Swans Commentary » swans.com January 28, 2008  



Five Minutes To Midnight, Part Two


by Martin Murie





(Swans - January 28, 2008)   Michael Doliner's two pieces in the last issue of Swans (#1 and #2) sure did hit the spike on the head. And Gilles d'Aymery's comments in his Blips #63 gave it an extra whack. I want to hammer it again.

Whether we are on the streets or invading power people's offices or recruiting offices isn't quite as important as getting our intellects turned to north by nor'east to see clearly the black clouds, the danger that is not arriving because it is here, we are in it, we are up the creek.

I just thought of something about Swans. Don't know how the name for the flock came up, don't have to know. Surveying the avian world, there are mute swans, whistling swans, and trumpeter swans. Well, this flock is sure as hell not mute, nor are we whistling the same old tunes. No, we trumpet. I'm sure we will keep boring into hidden causes and sounding the trumpets, as does Carol Christen Warner daring to revive the People, a phrase that long ago went out of fashion, a quaint and sentimental holdover from Gettysburg. Remember?

of the people, by the people, for the people shall not perish from the earth.

And, agreeing with George Houser, long-time activist still out there protesting, Philip Greenspan has this to say:

Bucking the tide, stepping out of line, being a loner is very difficult and uncomfortable. Knowing that others willingly undertake jeopardous tasks makes it easier to follow. I believe that most people are instinctively opposed to violence and war. They reluctantly go along once their government embarks on war because they are loyal patriotic citizens and they have been convinced by a masterful public relations campaign of lies and distortions that war has become necessary and inevitable.

Here again is an implicit confidence in the People, a confidence essential to enthusiasm and vigorous protests, very like the Marx Brothers kick-in-the-pants to pomposity and decorum as portrayed by Charles Marowitz. Willingness to stir the waters of complacency and sometimes to throw a big boulder into that pool is one of the secret weapons of protesters, then and now. Let's hear it for boulders!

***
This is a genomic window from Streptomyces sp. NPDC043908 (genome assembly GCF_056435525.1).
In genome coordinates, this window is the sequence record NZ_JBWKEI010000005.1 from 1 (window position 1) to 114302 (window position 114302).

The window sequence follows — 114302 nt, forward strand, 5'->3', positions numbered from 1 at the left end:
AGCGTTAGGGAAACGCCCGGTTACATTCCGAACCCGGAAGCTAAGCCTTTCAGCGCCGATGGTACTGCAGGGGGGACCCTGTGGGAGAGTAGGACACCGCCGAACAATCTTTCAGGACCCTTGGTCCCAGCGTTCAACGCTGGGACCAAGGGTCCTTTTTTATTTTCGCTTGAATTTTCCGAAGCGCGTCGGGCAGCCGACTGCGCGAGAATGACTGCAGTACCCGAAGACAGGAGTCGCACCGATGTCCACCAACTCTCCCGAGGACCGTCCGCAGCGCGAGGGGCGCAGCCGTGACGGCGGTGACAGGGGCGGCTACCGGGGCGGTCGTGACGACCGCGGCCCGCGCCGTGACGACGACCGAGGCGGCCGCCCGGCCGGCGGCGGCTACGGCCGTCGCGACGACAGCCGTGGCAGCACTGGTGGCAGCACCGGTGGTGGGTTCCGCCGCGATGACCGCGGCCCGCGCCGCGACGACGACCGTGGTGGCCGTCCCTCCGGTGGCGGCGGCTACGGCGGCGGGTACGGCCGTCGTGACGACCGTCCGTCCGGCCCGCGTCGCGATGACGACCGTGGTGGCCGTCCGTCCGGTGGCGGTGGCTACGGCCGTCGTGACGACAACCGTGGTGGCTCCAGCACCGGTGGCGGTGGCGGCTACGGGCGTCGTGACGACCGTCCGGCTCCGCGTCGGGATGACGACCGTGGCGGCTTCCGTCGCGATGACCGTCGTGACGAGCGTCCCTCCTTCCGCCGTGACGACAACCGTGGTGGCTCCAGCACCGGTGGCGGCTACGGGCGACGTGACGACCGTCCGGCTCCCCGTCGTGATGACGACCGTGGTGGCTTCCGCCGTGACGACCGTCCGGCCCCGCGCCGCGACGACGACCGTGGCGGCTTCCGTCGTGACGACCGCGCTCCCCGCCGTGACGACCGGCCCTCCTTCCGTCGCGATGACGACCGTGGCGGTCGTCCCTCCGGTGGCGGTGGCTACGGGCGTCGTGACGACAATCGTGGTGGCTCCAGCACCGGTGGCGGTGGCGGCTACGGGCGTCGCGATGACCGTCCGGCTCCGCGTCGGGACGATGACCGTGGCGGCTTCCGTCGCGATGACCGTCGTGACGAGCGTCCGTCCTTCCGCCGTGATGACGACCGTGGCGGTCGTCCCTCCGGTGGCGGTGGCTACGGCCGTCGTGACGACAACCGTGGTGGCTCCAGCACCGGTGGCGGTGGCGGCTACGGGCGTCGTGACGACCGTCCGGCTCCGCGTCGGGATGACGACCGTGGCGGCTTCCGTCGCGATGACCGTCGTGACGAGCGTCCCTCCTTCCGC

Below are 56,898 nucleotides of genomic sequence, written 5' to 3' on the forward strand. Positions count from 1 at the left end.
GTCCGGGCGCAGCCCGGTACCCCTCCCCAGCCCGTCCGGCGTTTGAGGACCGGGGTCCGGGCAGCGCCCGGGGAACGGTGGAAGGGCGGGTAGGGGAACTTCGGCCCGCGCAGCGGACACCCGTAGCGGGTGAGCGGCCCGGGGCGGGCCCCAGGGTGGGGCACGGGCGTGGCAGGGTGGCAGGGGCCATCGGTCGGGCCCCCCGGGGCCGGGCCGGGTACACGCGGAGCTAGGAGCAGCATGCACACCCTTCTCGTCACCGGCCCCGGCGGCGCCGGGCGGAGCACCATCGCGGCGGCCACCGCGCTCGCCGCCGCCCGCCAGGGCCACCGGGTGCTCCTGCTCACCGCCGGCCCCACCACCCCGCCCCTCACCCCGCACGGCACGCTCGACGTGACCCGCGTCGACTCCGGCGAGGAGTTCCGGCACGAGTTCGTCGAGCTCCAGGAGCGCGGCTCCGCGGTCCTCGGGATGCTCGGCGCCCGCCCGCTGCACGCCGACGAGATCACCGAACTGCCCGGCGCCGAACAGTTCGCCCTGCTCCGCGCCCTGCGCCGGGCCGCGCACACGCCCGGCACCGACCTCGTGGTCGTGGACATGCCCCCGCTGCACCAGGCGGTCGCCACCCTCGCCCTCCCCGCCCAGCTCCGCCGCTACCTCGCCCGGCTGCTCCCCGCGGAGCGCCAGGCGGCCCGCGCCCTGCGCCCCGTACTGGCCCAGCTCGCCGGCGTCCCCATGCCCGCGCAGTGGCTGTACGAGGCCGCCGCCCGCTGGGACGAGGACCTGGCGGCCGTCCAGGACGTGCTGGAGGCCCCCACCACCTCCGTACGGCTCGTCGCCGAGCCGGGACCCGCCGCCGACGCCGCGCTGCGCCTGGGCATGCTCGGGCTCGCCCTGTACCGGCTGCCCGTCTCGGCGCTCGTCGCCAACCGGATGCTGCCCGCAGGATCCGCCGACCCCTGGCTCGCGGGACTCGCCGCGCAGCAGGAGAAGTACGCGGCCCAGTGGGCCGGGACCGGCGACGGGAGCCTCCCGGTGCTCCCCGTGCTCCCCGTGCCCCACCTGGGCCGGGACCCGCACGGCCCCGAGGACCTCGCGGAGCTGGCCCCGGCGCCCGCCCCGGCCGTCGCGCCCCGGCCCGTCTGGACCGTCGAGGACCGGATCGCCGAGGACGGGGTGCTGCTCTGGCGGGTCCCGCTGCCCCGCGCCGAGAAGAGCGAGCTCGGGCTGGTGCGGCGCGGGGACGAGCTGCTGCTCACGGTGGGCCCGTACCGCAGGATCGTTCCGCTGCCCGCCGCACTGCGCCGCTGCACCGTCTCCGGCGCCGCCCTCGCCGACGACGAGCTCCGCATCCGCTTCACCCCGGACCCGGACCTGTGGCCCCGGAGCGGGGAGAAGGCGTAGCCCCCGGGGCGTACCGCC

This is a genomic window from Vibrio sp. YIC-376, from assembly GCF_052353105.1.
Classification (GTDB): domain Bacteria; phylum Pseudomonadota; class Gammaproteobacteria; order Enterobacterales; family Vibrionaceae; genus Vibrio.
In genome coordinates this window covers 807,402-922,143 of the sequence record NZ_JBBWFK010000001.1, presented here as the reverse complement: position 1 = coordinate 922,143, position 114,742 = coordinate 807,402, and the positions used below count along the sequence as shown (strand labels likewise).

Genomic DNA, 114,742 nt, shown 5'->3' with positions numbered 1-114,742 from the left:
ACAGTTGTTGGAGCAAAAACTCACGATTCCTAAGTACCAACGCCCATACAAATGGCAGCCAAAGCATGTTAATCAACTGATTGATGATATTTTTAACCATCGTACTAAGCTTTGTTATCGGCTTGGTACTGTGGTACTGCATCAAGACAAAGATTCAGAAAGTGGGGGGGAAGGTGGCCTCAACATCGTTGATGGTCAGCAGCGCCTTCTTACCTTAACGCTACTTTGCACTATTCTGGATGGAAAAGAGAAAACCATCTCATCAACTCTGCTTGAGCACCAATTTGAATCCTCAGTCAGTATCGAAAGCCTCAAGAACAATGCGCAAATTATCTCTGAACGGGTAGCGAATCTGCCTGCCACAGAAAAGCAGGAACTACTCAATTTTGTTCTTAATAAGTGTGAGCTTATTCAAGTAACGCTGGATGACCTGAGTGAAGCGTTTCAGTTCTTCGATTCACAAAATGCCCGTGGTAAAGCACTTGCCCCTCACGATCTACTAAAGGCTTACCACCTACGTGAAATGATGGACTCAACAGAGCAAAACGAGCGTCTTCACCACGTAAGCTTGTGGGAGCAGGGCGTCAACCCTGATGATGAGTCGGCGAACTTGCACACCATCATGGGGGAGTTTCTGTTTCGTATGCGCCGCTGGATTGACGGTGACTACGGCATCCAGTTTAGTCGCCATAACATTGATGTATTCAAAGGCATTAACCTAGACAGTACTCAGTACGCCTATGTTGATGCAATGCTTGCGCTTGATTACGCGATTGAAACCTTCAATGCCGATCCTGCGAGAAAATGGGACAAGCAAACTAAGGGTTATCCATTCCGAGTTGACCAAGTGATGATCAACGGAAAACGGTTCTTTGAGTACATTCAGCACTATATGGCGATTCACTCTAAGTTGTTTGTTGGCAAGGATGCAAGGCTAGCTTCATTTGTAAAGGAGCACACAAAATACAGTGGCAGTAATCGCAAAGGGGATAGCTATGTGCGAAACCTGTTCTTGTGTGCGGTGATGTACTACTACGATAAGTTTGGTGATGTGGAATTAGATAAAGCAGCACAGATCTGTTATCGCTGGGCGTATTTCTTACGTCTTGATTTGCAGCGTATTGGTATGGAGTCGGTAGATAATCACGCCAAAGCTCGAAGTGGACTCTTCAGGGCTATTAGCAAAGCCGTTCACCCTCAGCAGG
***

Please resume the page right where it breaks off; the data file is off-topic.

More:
I would push back the dates when the evils of which Carol speaks really began. There was the use of military force against US citizens during the putting down of the "whiskey rebellion" and Shay's rebellion, under the urging of Alexander Hamilton; there were the Alien and Sedition Acts (fear of revolutionary turns in France), and the 1920s raids ordered by Attorney General Palmer against radical immigrants, deporting many of them. These acts were followed by J. Edgar's reign that flowered in all its violence in the late forties and fifties of the last century. Can you imagine a mere Director of the Federal Bureau of Investigation writing to major publishers ordering editors to not touch Howard Fast's latest novel, Spartacus? With help from friends, Fast self-published and it sold very well, eventually becoming a movie.

Let's not forget that people who did not go along with the Cold War in the nineteen-forties and fifties learned to be cautious when talking on the phone. We never forgot that the feds were out there hunting. And local cops too, the Red Squads. In spite of fear, see Gerard Donnelly Smith's piece, we managed to get signatures on antiwar petitions. Yes, there was a left wing/liberal antiwar movement back then. And let us not forget that media coverage of such efforts was minimal, often hostile and dismissive. Journalists were afraid too, of their editors and owners, of Joseph McCarthy and the House and Senate "investigating committees." Like today, but now the stakes are higher and the insanities so very obvious.